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Back in 2011, I was asked to do some research on this new “trend” called lean construction. I knew that it was more than a trend and that it could be very beneficial to our projects and our company.
While lean is not my primary role, as the director of quality management, I could see that the principles are closely tied to quality so I took a personal interest in learning more. Since then, I’ve been an advocate and champion for lean at Pepper.
The priorities on all of our projects are schedule, budget, safety and quality. While quality is always a desired outcome, when decisions need to be made in the field, it isn’t always factored into the equation. Lean has helped bring quality into the equation upfront.
During pull planning we include safety and quality milestones so when, for example, the team is discussing logistics, we have a conversation about which type of scaffolding makes sense. We want it to be safe, and we want to have the best setup for a quality installation.
It also ensures we plan appropriately for quality coordination meetings for the different systems, like the building envelope, according to the start dates and the sequence they will be working. The trade foremen may think of a more efficient way of sequencing a particular area that will benefit the entire project. Making the quality discussion part of the schedule not only ensures we include time for quality but also places responsibility for it on those who will be doing the work.
As Vice President of Technical Services Jen Suerth mentioned in her post [insert link] last week, virtual design and construction (VDC) is a big part of lean. It helps with visualization, and particularly with the trades’ ability to think through the details and understand how the job will get built before they start the work.
It helps teams look for different approaches and opportunities to improve the process and outcome. It also allows them to “see” the details prior to fabrication. Therefore, if they have any constructability or material compatibility issues, they can address them earlier – before tradespeople start the installation.
Because we see the value of VDC and visual communication to quality outcomes, we’ve been pushing ourselves to do more. How can we do more modeling and include more details? How can we help the trades appreciate the value in this? How can we encourage innovation with our trades?
Lean construction starts with our teams. Utilizing lean practices means we ask for our trade partners’ input instead of dictating the plan to them. Since we started incorporating lean into our projects, I’ve watched it evolve how we communicate. Particularly in the field, our project teams understand the importance of getting input from the people who will be doing the work.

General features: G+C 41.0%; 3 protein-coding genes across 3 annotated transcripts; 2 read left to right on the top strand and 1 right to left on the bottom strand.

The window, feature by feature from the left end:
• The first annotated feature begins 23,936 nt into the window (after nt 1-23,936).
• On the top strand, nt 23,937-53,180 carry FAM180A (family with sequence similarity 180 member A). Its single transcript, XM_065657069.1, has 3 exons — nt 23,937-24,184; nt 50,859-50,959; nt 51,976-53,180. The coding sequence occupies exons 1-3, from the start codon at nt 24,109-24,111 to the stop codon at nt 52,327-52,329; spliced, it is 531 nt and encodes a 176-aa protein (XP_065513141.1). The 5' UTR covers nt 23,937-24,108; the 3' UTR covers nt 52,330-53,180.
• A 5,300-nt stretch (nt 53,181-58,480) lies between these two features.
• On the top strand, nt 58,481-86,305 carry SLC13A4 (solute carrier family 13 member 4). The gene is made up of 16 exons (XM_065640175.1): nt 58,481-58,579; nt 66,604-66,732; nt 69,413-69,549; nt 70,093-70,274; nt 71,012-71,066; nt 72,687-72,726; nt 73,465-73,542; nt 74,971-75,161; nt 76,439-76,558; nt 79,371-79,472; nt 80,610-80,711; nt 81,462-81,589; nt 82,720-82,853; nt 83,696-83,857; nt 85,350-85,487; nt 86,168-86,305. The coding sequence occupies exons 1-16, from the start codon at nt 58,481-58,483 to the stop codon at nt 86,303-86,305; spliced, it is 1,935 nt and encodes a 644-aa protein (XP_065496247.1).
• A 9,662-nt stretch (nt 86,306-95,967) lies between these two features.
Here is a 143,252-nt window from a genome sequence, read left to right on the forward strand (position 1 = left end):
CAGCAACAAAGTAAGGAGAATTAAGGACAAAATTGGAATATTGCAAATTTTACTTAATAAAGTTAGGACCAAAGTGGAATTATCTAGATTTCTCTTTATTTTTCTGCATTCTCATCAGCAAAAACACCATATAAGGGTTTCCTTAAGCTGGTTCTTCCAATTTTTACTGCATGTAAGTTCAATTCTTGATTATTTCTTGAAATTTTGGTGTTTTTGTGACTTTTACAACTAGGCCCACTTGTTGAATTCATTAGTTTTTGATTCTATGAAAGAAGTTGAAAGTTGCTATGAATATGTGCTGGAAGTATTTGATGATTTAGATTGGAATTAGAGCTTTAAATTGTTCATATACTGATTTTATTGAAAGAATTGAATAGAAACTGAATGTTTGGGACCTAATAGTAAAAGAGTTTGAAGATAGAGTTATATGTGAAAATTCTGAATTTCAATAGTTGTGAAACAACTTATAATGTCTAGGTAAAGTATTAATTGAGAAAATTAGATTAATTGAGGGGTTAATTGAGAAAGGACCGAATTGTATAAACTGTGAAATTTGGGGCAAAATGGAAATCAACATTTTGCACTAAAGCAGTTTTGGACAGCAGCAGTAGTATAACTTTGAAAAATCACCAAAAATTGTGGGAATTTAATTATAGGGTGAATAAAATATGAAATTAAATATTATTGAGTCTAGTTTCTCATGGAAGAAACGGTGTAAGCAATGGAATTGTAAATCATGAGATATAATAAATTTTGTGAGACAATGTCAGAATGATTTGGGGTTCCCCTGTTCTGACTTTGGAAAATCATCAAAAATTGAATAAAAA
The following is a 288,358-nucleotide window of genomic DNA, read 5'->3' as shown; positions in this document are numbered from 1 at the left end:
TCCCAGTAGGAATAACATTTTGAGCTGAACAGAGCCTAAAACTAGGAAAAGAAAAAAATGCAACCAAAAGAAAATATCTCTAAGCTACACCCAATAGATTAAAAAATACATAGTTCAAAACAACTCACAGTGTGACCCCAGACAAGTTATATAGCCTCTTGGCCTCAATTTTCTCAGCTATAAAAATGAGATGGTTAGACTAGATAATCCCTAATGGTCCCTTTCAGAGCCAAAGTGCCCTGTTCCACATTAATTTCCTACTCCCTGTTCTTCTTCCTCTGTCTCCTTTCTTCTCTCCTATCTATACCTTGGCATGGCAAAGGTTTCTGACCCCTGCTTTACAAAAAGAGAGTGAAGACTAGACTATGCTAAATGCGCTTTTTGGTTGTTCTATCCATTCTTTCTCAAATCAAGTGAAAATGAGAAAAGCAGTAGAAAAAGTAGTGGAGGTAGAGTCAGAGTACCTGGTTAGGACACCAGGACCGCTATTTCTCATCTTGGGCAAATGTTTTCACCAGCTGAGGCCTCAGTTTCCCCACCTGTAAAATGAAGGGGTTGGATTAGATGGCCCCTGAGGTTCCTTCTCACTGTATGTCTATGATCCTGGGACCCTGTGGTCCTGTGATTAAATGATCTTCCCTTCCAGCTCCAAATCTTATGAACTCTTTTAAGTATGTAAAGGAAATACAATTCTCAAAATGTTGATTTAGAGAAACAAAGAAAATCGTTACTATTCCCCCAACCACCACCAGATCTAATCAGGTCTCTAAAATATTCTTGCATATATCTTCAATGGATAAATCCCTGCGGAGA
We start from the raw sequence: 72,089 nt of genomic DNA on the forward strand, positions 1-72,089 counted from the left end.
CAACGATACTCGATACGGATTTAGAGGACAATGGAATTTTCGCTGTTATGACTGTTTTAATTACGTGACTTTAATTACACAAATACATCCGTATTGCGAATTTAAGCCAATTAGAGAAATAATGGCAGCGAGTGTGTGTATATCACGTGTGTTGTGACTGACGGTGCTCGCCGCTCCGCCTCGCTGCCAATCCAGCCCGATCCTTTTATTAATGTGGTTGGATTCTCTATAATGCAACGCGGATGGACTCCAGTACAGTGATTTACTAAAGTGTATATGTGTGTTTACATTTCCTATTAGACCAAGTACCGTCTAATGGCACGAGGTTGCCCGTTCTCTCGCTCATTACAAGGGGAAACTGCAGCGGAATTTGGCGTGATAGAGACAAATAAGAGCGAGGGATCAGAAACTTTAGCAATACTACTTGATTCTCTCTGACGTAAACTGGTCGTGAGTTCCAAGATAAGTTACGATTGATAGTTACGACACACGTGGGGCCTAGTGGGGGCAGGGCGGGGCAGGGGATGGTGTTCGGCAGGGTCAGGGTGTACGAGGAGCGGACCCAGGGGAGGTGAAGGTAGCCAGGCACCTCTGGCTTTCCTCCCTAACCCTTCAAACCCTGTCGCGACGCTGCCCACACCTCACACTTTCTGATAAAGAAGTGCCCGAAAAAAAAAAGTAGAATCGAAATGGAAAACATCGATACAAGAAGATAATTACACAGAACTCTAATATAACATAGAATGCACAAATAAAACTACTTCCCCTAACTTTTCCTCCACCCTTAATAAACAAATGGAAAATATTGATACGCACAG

Daily huddles set this tone. These meetings are two-way conversations, where we talk about what’s going on, what’s coming up and how can we help each other accomplish the work.
For example, our team may start by talking about an expected delivery for which we need a clear path or the need to shut down an area due to an overhead crane load. Then, we talk about how that is going to affect everyone else’s productivity and ways we can keep everyone working.
How does this translate to quality? In the huddle that day, the team can talk about verifying that the in-wall scopes, such as plumbing, electrical and blocking, have completed their installations and that inspections are completed before that drywall is hung. Engaging everyone in that final quality check ensures the installation is correct and complete so drywall doesn’t have to be removed later.
Lean construction comes down to collaboration. Period. When we’re working through scopes of work and constructability reviews during our pre-installation meetings, we’re promoting collaboration and conversations between the trades. When we’re setting up the schedule to include the necessary quality procedures, we’re collaborating on what needs to be included and when. When we’re talking in our daily huddles about how one trade’s scope could affect another, it encourages collaborative problem-solving. And when we ask the trades to communicate with all of their tradespeople and not just the ones in the office trailer, it extends that collaboration to everyone onsite.
The end goal of lean is value, and we have found that value is always tied to quality. Owners always expect a quality project, whether they explicitly say it or not. Lean construction is an effective approach to look harder at the details, raise awareness with the trades and build more quality stop-gaps into the job - before people start working.
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